8. Try to exercise at least a couple days per week. You’ll regret it when you’re 30 (and more when you’re 40) if you don’t.
  9. If your boss yells at you, don’t be a typical thin-skinned Millennial and get offended. Keep the stiff upper lip and use it as an opportunity to learn something and improve your marketability as an employee. I learned FAR more from the mean bosses than the easy-going ones. The boss who is your buddy isn’t going to get you anywhere. It’s the mean bosses that toughen you up who help you advance.
  10. Try to attach yourself to a manager that is really going somewhere in the company. If you do good work for them, they’ll take you with them. If you attach yourself to a manager who’s not really going anywhere, neither will you.

And that’s it. This is the only real wisdom I’ve managed to acquire in the 20 years since I graduated.  

Good luck in the new job, and let’s get the families together for some grilling this summer!

Take care,

Charles

Happy Memorial Day, folks.

Do yourself a favor and turn off your smartphone. The office is closed, and whatever it is you were going to check can wait until tomorrow. Our fallen soldiers didn’t fight tyranny only to have you enslaved by your iPhone.

So, put the phone away and be present with the people you love.

This article first appeared on Sizemore Insights as Advice to a Young Graduate

Why You Shouldn’t Put ALL Your Money into an Index Fund

Cliff Asness doesn’t have the name recognition of a Warren Buffett or a Carl Icahn. But among “quant” investors, his words carry a lot more weight.

Asness is the billionaire co-founder of AQR Capital Management and a pioneer in liquid alternatives. For all of us looking to build that proverbial better mouse trap, Asness is our guru. My own Peak Profits strategy, which combines value and momentum investing, was inspired by some of Asness’ early work.

Unfortunately, he’s been getting his butt kicked lately. His hedge funds have had a rough 2018, which prompted him to write a really insightful and introspective client letter earlier this month titled “Liquid Alt Ragnarok.”

“This is one of those notes,” Asness starts with his characteristic bluntness. “You know, from an investment manager who has recently been doing crappy.”

Rather make excuses for a lousy quarter (Asness is above that), he uses his bad streak to get back to the basics of why he invests the way he does.

As I mentioned, Asness specializes in liquid alternatives. In plain English, he builds portfolios that aren’t tightly correlated to the S&P 500. They’re designed to generate respectable returns whether the market goes up, down or sideways.

You don’t have to be bearish on stocks to see the value of alts. As Asness explains,

You do not want a liquid alt because you’re bearish on stocks or, more generally, traditional assets. That kind of timing is difficult to do well. Plus, if you’re convinced traditional assets are going to plummet, you want to be short, not “alternative.” In other words, liquid alts are a “diversifier” not a “hedge.”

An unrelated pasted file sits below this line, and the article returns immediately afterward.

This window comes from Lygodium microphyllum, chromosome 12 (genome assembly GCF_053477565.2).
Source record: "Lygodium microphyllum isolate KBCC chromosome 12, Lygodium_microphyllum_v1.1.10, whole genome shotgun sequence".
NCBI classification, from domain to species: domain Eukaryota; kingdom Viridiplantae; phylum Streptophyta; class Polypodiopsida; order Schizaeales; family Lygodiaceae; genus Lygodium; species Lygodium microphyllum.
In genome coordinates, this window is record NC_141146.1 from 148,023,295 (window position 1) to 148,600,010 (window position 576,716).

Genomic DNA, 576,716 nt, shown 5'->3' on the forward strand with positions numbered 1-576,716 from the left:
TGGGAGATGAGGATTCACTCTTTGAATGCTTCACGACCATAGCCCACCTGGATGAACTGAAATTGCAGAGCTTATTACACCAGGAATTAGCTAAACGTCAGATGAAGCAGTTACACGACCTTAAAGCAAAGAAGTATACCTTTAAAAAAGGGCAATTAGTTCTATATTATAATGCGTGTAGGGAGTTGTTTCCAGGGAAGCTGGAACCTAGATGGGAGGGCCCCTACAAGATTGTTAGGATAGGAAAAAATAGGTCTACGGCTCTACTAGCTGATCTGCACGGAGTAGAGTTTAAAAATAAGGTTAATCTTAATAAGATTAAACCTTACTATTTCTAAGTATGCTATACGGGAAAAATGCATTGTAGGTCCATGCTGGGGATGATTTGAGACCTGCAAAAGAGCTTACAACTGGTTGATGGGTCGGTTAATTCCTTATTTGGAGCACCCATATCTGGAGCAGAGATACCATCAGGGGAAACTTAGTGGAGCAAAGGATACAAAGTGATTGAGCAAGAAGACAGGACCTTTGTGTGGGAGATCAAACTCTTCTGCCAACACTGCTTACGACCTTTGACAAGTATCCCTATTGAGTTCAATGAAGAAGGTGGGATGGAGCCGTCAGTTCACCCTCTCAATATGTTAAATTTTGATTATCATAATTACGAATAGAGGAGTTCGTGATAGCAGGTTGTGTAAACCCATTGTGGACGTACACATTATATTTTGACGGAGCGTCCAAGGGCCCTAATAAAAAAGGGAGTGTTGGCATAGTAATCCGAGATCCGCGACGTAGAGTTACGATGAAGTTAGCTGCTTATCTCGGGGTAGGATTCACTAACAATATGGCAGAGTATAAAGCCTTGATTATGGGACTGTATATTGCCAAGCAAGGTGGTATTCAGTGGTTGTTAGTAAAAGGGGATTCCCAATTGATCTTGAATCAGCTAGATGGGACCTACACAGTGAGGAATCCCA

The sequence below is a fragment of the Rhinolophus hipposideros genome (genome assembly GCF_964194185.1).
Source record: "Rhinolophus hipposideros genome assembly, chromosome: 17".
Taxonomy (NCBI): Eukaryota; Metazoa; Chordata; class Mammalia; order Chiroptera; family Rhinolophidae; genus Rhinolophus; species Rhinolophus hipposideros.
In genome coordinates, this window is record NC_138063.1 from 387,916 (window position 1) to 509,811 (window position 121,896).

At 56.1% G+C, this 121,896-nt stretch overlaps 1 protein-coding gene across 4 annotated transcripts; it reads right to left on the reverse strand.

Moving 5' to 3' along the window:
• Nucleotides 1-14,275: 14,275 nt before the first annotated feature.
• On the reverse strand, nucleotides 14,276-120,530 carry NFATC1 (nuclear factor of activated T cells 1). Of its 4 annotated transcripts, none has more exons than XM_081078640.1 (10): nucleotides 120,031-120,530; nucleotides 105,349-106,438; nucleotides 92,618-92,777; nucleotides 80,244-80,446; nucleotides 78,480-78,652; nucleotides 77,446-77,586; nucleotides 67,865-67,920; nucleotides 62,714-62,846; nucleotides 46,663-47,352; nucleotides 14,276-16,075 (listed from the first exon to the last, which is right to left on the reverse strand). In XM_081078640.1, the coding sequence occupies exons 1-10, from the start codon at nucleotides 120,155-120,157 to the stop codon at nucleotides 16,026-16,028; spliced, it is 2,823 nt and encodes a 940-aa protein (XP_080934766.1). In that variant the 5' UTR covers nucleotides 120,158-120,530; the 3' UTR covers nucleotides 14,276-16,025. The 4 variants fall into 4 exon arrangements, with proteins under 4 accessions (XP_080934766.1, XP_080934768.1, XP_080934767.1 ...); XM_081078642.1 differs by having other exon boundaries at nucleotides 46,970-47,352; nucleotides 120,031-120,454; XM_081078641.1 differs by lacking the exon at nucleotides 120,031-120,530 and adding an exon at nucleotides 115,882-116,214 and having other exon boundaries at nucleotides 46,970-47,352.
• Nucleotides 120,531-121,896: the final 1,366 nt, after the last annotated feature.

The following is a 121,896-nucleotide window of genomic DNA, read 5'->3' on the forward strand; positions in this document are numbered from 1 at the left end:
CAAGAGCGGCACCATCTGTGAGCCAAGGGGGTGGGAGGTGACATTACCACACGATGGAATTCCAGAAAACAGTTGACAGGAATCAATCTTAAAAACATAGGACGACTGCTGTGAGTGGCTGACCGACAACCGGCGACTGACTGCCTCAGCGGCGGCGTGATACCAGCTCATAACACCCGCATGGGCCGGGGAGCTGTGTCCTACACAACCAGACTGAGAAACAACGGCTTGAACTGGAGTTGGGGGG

You should invest [in a liquid alt] because you believe that it has a positive expected return and provides diversification versus everything else you’re doing. It’s the same reason an all-stock investor can build a better portfolio by adding some bonds, and an all-bond investor can build a better portfolio by adding some stocks.

I love this, so you’re going to have to forgive me if I “geek out” a little bit here. My professors pretty well beat this stuff into my head when I was working on my master’s degree at the London School of Economics.

When you invest in multiple strategies that aren’t tightly correlated with each other, your risk and returns are not the average risk and return of the individual strategies. The sum is actually greater than the parts. You get more return for a given level of risk or less risk for a given level of return.

Take a look at the graph. This is a hypothetical scenario, so don’t get fixated on the precise numbers. But know that it really does work like this in the real world.

Strategy A is a relative low risk, low return strategy. Strategy B is higher return, higher risk.

In a world where Strategies A and B are perfectly correlated (they move up and down together), any combination of the two strategies would be a simple average. If A returned 2% with 8% volatility and B returned 16% with 11% volatility, a portfolio invested 50/50 between the two would have returns of 9% with 9.5% volatility. That is what you see with the straight line connecting A and B. Any combination of the two portfolios would fall along that line (assuming perfect correlation).

But if they are not perfectly correlated (they move at least somewhat independently), you get a curve. And the less correlation, the further the curve gets pushed out.

Look at the dot on the curve that shows an expected return of about 8% and risk (or volatility) of 10%. On the straight line, that 8% curve would have volatility of about 14%, not 10%. And accepting 10% volatility would only get you a return of about 4% on the straight line.

This is why you diversify among strategies. Running multiple good strategies at the same time lowers your overall risk and boosts your returns. The key is finding good strategies that are independent. Running the basic strategy five slightly different ways isn’t real diversification, and neither is owning five different index funds in your 401k plan. Diversification is useless if all of your assets end up rising and falling together.

This article first appeared on Sizemore Insights as Why You Shouldn’t Put ALL Your Money into an Index Fund